The Flames opened the scoring at 12:07 of the second period. Iginlas attempted pass missed Cammalleri in the slot, but bounced off of the far boards to Chris Butler at the point. Butlers blast sailed high over Niemis glove hand giving Calgary the 1-0 lead.

The Sharks, who entered the game with the league lead in shots per game, had just 14 through the first two periods.

Theyre a hard team to play against, Burns said. I think they play real strong against the boards, and theyre quick. They dump and chase real hard. Its not always a fun game to play, but those are the games youve got to win, especially after losing in Chicago on Sunday.

The Sharks were without the services of Ryane Clowe, who was scratched due to an upper body injury related to him going face first into the glass on Jan. 10 in Minnesota. Although he had been playing since then, Clowe missed his first game of the year against Calgary.

That forced McLellan to rearrange his lines. Jamie McGinn began the night with Thornton and Joe Pavelski, but was replaced by Wingels to start the second after a good first period by the rookie.

Logan Couture was with Marleau and Benn Ferriero for most of the night, while Frazer McLaren played for the first time since Dec. 26.

It was the reunited third line, though, that ended up with the only Sharks goal that counted.

Our game plan on the third line doesnt change, Mitchell said. If we can chip in a goal and play hard, and spend time in their end, its a job well done for us.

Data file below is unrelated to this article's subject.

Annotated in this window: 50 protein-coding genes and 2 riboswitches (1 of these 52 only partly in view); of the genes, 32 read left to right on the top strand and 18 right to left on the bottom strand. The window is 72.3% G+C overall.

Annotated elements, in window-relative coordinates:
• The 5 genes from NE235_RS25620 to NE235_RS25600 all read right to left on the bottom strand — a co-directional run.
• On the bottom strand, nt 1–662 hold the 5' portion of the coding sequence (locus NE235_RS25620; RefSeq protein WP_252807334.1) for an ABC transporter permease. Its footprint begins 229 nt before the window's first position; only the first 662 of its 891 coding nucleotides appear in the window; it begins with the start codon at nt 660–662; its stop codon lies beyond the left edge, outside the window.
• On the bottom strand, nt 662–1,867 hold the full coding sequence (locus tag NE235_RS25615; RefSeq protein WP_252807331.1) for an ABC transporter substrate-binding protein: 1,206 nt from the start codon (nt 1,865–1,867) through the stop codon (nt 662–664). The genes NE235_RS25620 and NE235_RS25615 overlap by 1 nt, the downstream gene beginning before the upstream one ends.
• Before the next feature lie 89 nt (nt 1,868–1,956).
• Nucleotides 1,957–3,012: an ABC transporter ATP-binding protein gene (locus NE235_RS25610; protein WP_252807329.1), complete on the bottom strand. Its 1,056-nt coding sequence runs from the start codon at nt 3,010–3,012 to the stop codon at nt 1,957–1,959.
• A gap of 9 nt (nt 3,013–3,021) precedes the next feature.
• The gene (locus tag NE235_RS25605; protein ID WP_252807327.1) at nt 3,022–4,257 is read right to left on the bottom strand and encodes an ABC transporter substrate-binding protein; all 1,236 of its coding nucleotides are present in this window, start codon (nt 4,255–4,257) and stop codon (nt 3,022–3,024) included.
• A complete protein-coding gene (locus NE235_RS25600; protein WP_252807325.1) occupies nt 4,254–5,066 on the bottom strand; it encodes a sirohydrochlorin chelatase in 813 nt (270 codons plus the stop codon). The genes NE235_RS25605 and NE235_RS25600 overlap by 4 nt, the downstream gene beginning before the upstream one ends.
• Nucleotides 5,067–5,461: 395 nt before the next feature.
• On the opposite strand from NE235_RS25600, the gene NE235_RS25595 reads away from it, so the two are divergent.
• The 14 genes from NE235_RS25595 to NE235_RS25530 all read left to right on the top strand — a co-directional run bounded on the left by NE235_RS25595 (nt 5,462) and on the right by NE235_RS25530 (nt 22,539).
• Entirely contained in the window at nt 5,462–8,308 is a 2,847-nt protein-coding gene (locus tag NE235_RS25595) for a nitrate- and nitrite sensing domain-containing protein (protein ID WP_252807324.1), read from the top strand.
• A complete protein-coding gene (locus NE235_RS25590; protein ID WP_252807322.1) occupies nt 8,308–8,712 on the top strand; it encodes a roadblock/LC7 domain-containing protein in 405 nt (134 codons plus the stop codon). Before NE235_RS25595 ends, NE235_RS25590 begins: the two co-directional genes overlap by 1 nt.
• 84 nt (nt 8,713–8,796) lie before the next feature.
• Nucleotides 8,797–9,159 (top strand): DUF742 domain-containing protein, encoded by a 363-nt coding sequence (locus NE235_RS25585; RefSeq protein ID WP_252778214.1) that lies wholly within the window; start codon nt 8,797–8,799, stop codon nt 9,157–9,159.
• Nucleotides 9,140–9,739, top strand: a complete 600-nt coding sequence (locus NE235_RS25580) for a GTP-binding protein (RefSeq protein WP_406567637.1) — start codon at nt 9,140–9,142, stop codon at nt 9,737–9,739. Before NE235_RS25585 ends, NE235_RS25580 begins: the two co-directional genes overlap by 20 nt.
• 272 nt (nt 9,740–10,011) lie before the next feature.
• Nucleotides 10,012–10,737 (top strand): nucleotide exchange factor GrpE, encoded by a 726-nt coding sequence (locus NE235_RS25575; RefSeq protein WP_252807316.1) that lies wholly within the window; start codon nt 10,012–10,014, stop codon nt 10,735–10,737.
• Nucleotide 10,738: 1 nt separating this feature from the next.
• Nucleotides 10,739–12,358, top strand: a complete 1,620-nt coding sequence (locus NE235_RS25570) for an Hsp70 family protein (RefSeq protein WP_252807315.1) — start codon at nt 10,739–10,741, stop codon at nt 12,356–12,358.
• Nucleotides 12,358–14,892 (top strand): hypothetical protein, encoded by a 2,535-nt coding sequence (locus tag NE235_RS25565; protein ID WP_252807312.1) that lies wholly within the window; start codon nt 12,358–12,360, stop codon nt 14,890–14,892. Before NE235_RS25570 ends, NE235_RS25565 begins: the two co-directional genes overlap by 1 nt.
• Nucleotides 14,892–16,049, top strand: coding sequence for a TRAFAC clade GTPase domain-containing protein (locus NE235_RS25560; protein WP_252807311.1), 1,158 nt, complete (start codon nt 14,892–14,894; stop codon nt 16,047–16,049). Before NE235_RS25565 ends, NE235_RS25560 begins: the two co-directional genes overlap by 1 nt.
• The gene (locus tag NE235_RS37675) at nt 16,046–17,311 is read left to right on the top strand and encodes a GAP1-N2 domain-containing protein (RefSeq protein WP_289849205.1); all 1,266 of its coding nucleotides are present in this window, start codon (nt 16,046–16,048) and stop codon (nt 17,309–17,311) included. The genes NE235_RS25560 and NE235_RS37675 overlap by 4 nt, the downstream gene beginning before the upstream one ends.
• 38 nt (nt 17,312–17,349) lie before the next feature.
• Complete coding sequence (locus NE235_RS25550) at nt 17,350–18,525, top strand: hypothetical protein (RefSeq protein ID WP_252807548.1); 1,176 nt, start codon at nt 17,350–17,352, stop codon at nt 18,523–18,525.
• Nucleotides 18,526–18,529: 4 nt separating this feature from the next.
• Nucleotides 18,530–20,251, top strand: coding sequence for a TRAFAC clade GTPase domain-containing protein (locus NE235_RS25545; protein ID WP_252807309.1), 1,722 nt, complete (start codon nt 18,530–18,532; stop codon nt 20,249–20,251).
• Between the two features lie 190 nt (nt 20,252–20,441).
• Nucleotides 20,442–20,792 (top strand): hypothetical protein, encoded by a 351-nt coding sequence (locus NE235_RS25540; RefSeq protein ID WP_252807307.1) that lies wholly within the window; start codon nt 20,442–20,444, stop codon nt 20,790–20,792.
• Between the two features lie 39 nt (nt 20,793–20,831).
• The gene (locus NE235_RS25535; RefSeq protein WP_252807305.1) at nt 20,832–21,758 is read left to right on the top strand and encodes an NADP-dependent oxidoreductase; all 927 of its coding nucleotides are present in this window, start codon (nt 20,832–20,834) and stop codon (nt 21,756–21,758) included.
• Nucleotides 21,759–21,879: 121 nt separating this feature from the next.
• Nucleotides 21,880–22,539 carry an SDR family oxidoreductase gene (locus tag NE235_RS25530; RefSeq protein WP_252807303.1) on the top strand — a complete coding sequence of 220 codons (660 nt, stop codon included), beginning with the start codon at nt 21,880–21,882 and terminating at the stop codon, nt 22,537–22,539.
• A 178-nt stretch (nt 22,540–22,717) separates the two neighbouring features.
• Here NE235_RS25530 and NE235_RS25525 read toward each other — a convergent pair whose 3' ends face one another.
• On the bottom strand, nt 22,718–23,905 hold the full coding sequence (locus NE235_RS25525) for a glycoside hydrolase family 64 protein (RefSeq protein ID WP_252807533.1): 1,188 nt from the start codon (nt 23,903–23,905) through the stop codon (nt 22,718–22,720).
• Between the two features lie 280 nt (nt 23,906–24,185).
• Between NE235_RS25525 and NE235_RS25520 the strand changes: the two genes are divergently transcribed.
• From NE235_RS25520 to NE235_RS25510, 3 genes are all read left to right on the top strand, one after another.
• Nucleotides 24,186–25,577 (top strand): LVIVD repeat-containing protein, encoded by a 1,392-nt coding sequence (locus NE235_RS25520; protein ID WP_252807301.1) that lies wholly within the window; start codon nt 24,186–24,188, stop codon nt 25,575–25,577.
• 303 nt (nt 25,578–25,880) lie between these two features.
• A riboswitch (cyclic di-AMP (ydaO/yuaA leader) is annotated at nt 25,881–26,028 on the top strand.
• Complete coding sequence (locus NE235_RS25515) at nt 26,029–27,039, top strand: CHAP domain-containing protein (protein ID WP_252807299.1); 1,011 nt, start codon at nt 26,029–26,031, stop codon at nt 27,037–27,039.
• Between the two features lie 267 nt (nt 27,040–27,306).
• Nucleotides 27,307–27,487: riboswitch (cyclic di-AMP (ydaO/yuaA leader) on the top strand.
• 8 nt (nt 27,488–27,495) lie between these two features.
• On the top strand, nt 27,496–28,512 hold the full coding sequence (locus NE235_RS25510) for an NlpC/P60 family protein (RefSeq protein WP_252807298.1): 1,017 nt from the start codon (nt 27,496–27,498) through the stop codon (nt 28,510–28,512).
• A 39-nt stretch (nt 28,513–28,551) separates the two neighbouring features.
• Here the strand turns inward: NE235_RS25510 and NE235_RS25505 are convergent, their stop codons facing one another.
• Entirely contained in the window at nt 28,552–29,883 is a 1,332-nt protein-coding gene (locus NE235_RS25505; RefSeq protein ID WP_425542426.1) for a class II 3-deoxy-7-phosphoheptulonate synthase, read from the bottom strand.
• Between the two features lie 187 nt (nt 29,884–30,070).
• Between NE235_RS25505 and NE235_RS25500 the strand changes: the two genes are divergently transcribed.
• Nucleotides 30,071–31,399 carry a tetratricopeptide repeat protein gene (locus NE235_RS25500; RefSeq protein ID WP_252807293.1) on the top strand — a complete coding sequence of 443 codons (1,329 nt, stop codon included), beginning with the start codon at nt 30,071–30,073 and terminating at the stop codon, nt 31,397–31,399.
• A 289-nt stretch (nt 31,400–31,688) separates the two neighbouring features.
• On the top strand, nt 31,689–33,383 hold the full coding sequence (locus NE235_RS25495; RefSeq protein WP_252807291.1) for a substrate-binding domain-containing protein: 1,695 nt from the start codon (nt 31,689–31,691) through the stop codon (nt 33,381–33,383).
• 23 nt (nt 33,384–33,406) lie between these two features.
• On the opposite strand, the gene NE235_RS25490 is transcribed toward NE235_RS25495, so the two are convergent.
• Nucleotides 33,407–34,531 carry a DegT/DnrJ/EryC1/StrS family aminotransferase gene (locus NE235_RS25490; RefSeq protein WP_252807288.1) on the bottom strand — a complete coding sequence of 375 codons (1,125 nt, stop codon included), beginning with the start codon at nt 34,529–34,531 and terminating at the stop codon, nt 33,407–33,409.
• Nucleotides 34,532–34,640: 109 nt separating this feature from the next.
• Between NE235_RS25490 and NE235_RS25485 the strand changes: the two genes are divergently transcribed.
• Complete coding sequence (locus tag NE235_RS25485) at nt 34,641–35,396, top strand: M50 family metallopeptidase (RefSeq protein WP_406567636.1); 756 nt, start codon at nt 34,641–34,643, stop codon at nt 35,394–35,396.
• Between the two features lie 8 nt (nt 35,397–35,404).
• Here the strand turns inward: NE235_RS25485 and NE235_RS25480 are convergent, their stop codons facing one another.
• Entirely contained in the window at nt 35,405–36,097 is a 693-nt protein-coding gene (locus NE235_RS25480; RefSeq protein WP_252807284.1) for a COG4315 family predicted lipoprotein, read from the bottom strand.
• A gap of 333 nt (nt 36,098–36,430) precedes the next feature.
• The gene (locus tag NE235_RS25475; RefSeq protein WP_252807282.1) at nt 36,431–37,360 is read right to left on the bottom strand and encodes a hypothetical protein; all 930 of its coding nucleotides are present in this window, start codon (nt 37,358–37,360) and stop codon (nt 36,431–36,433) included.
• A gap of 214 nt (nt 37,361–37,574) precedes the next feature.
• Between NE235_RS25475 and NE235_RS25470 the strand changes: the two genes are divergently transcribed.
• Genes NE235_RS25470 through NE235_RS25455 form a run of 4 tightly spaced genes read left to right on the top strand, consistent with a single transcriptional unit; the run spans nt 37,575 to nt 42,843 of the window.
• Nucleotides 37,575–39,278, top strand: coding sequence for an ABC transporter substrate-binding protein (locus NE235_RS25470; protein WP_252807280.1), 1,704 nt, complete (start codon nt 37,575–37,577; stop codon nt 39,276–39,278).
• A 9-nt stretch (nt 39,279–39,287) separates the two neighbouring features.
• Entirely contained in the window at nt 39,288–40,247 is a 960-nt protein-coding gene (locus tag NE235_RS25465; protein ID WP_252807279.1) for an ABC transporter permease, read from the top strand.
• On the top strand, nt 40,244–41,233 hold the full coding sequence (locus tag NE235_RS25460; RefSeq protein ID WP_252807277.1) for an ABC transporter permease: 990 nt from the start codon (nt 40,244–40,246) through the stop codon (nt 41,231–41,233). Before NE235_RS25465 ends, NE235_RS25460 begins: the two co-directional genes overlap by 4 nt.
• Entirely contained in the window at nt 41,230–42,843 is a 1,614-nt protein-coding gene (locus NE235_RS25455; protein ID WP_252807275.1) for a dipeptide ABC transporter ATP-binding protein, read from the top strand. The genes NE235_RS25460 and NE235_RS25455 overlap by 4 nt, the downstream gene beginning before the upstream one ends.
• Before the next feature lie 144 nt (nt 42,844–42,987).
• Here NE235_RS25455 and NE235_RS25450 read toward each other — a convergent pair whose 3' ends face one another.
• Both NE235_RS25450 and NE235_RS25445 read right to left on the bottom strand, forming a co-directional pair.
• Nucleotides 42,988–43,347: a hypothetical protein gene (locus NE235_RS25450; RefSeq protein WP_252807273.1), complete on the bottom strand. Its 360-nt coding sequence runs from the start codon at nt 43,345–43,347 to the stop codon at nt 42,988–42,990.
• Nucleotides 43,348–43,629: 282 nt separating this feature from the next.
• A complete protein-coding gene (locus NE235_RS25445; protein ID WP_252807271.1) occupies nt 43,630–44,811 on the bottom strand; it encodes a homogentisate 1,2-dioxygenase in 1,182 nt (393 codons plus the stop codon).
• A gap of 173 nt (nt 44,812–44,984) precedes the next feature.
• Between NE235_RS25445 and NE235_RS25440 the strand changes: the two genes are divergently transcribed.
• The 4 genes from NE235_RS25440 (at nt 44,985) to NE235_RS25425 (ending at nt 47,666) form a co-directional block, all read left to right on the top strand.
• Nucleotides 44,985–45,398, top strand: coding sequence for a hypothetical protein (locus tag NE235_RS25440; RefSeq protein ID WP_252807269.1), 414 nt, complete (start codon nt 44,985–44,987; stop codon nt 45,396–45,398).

The Sharks host the Ottawa Senators on Thursday.

Odds and ends: Frazer McLaren, Joe Pavelski and Jason Demers all hit posts in the game. The Sharks were 0-for-2 on the power play, while Calgary did not have a single man advantage all night. The Sharks have not lost two straight games in regulation since Dec. 3 and 6 against Florida and Minnesota. Brent Burns recorded his 200th career point with an assist on Mitchells goal. The Sharks had 26 blocked shots, including four apiece from Dan Boyle and Douglas Murray. San Jose was 32 of 59 faceoffs (59 percent).

Boedker tops list of disappointing Sharks depth forwards

Boedker tops list of disappointing Sharks depth forwards

SAN JOSE – The Sharks didn’t make any blockbuster moves last summer, content to make another run in 2016-17 with largely the same group that came within two wins of capturing the Stanley Cup.

They still acquired a notable player, though, when Mikkel Boedker was signed on July 1 to add an element that the Sharks knew they needed more of moving forward – speed. Boedker was expected to make the team faster, after the Sharks were exposed for not having enough of that against Pittsburgh in the NHL’s final round, as well as play in a top six role. 

At the time, it was hailed as a slick, under-the-radar move that wasn’t going to change the dynamic of the club but could help push it over the top.

When Boedker was a healthy scratch in games three and four of the first round against Edmonton, the evidence became clear, though, that this was a decision that fell flat on its face. 

Frankly, Boedker – who is signed for three more years with a $4 million salary cap hit – looks more like the second coming of Marty Havlat in a Sharks sweater than anything else. You know the skill is there, but the desire to use it on a nightly basis while showing any semblance of a battle level is lacking. 

Should the Sharks give Boedker another chance next season, or should they do everything in their power to try and move him? That’s a question that will likely be debated in the front office over the next several weeks.

On get-away day on Monday, indications were that the Sharks were planning on sticking with the 27-year-old, who finished with 26 points in the regular season (10g, 16a) and added one goal and one assist in four games in the playoffs.

“He has the things we’re looking for: his career scoring average, his speed, [penalty killing] ability,” general manager Doug Wilson said. “Did he meet the expectations that he had for himself [or] that we had for him? No. Can we get that out of him? Pete [DeBoer] believes we can.”